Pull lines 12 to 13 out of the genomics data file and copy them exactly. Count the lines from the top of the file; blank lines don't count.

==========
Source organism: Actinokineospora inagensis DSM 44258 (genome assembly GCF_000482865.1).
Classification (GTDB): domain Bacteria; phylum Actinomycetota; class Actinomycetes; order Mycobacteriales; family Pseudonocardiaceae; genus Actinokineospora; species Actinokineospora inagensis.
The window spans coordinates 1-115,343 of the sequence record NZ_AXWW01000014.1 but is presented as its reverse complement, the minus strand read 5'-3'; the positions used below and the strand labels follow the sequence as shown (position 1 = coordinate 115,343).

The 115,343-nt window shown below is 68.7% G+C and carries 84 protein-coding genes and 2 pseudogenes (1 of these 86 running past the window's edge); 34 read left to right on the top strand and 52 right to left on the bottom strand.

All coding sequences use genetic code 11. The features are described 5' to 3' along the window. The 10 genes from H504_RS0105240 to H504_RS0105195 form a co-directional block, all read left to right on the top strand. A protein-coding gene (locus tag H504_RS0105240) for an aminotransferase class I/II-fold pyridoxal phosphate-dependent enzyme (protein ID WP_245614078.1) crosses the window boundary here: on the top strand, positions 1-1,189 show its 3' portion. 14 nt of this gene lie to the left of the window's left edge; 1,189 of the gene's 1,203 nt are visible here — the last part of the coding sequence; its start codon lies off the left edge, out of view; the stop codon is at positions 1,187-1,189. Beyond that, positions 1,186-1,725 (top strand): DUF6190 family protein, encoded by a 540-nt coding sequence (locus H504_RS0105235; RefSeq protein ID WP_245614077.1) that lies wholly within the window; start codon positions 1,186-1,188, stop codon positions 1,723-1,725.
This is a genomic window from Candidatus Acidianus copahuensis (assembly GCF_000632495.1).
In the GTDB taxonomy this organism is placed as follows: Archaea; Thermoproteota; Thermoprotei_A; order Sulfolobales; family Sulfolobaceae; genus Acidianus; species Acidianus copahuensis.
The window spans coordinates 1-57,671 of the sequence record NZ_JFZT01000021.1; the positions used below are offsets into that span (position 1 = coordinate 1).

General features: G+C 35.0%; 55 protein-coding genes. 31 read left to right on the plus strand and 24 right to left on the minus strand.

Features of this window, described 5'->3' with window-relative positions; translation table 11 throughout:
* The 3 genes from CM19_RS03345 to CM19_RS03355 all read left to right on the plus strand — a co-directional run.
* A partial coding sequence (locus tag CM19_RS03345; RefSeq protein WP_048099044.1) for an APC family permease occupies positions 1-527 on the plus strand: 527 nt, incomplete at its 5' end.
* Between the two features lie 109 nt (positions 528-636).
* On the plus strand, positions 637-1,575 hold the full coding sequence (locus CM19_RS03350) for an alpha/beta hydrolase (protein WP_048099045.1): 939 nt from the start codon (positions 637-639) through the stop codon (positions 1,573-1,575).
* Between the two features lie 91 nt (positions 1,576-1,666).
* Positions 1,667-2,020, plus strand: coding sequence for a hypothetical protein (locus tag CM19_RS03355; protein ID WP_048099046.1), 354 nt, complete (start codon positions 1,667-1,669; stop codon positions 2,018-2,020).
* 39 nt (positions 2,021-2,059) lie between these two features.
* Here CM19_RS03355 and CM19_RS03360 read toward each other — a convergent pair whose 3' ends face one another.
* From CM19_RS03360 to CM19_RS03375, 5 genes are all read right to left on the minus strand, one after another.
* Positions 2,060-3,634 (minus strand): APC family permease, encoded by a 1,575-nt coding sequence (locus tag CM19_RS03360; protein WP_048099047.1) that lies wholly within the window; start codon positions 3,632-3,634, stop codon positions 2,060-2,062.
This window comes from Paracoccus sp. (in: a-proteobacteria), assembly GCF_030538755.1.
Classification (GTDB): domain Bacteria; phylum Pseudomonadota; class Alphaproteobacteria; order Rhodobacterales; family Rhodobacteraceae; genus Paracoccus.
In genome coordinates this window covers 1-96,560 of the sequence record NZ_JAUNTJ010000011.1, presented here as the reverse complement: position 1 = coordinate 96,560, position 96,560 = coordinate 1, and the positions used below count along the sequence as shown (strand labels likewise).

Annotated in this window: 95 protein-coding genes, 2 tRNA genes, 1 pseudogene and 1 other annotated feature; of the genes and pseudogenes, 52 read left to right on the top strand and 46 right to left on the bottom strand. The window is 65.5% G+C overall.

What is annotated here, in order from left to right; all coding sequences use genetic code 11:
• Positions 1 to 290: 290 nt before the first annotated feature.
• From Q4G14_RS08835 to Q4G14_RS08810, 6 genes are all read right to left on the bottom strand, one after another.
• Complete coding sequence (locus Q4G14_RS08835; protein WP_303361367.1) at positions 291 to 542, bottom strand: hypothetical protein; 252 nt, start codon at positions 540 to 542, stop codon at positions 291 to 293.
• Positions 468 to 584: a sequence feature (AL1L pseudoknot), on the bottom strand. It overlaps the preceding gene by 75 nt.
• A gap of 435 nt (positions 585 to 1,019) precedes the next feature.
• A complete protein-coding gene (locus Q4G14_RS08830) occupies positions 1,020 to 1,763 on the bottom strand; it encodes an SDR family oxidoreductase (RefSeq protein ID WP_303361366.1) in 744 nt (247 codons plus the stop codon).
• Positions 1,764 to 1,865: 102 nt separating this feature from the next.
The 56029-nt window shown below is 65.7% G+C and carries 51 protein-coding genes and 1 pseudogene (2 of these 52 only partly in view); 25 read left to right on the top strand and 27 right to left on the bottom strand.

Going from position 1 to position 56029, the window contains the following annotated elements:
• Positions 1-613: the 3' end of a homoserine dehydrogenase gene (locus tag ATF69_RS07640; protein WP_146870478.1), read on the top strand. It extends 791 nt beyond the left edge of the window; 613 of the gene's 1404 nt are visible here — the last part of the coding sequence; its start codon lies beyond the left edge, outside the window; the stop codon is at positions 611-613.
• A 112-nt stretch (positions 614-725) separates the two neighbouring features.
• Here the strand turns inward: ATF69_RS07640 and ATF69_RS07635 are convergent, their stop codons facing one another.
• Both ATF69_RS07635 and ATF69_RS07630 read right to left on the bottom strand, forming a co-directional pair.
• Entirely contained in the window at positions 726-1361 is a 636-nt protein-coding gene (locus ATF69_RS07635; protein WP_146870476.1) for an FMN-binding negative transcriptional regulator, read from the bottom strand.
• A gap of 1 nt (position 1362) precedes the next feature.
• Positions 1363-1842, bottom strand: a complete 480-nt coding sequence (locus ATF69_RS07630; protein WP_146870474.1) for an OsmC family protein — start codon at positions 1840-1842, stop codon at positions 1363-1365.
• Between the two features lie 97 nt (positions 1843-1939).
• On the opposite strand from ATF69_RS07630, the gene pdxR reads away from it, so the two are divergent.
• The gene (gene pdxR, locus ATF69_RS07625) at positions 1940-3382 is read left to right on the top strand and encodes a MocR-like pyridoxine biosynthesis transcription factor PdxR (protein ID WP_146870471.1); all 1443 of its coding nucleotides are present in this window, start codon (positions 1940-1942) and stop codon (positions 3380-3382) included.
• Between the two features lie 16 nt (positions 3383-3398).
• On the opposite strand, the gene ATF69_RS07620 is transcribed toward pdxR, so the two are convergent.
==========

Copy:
* A partial coding sequence (locus tag CM19_RS03345; RefSeq protein WP_048099044.1) for an APC family permease occupies positions 1-527 on the plus strand: 527 nt, incomplete at its 5' end.
* Between the two features lie 109 nt (positions 528-636).